Defra gets the second largest additional sum of any department (after the Home Office) to prepare for Brexit, an additional £310m. About 80 per cent of its work is affected by Brexit, given that its main task in the past was to seek to influence EU policy and implement directives It needs to develop new systems for agricultural policy, fisheries management and environmental protection. In particular it needs to develop the Government's rather vague green paper on food and farming into a set of viable policy instruments.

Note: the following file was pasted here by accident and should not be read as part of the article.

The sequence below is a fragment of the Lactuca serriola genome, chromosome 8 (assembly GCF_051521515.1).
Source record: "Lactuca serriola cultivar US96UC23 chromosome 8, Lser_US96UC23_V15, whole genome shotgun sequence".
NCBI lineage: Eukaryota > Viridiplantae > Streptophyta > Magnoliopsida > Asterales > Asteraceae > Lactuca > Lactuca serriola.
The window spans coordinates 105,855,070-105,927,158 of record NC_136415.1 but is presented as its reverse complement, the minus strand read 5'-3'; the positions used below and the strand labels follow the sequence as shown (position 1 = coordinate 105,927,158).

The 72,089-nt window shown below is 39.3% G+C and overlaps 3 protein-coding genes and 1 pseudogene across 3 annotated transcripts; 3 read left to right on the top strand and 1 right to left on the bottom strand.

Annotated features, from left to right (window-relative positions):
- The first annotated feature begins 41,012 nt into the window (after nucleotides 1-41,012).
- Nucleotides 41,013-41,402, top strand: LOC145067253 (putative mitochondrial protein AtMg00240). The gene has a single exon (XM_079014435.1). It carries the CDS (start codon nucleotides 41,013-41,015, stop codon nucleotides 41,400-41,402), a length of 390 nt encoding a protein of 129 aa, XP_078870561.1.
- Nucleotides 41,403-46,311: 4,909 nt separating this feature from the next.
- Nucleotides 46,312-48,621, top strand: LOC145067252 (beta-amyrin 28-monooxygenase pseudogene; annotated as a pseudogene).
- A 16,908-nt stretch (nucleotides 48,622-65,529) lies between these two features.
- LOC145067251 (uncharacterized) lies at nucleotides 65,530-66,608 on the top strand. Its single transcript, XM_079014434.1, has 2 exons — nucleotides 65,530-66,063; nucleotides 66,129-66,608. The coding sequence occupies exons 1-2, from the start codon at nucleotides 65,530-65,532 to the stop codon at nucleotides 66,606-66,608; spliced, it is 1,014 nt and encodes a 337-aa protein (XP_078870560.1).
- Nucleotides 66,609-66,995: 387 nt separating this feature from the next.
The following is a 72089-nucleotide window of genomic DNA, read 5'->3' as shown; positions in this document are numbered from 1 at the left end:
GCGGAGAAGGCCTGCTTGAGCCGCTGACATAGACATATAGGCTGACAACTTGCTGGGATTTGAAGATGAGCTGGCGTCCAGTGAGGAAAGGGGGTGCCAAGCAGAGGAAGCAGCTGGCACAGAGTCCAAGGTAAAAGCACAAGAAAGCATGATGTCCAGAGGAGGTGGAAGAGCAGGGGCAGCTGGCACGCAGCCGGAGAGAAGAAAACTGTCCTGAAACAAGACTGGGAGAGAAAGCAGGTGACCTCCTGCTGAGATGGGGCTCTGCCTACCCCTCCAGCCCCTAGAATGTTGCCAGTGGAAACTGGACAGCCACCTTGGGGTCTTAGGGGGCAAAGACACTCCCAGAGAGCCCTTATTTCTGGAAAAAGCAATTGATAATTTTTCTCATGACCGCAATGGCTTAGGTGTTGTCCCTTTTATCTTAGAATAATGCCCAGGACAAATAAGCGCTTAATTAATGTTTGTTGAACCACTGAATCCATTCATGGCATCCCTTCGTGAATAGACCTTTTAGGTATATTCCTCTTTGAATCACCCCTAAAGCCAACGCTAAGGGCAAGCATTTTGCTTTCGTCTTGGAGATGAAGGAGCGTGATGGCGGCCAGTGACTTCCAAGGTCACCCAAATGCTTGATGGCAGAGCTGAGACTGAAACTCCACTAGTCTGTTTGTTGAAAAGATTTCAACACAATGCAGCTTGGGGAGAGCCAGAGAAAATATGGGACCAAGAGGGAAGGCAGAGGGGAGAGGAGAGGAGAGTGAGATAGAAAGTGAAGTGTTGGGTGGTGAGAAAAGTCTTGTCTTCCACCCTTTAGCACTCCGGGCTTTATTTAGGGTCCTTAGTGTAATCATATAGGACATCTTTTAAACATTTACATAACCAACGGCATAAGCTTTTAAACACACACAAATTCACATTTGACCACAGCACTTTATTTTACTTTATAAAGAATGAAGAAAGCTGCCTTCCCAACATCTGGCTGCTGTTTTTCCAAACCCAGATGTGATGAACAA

Staff will be boosted by 65 per cent. Of course, in the interim, many experienced staff have been lost. Under New Labour I had a period of secondment with the animal welfare team, and I was impressed by the way they integrated veterinary expertise with more generalist skills. But, like the rest of Defra, they were subsequently hollowed out.
Stakeholders such as the NFU will be giving evidence to the House of Commons Defra committee about the department this morning. It will be interesting to hear what they have to say. The initial discussion seems to be about farm policy rather than Defra's capabilities, but I will watch some more later.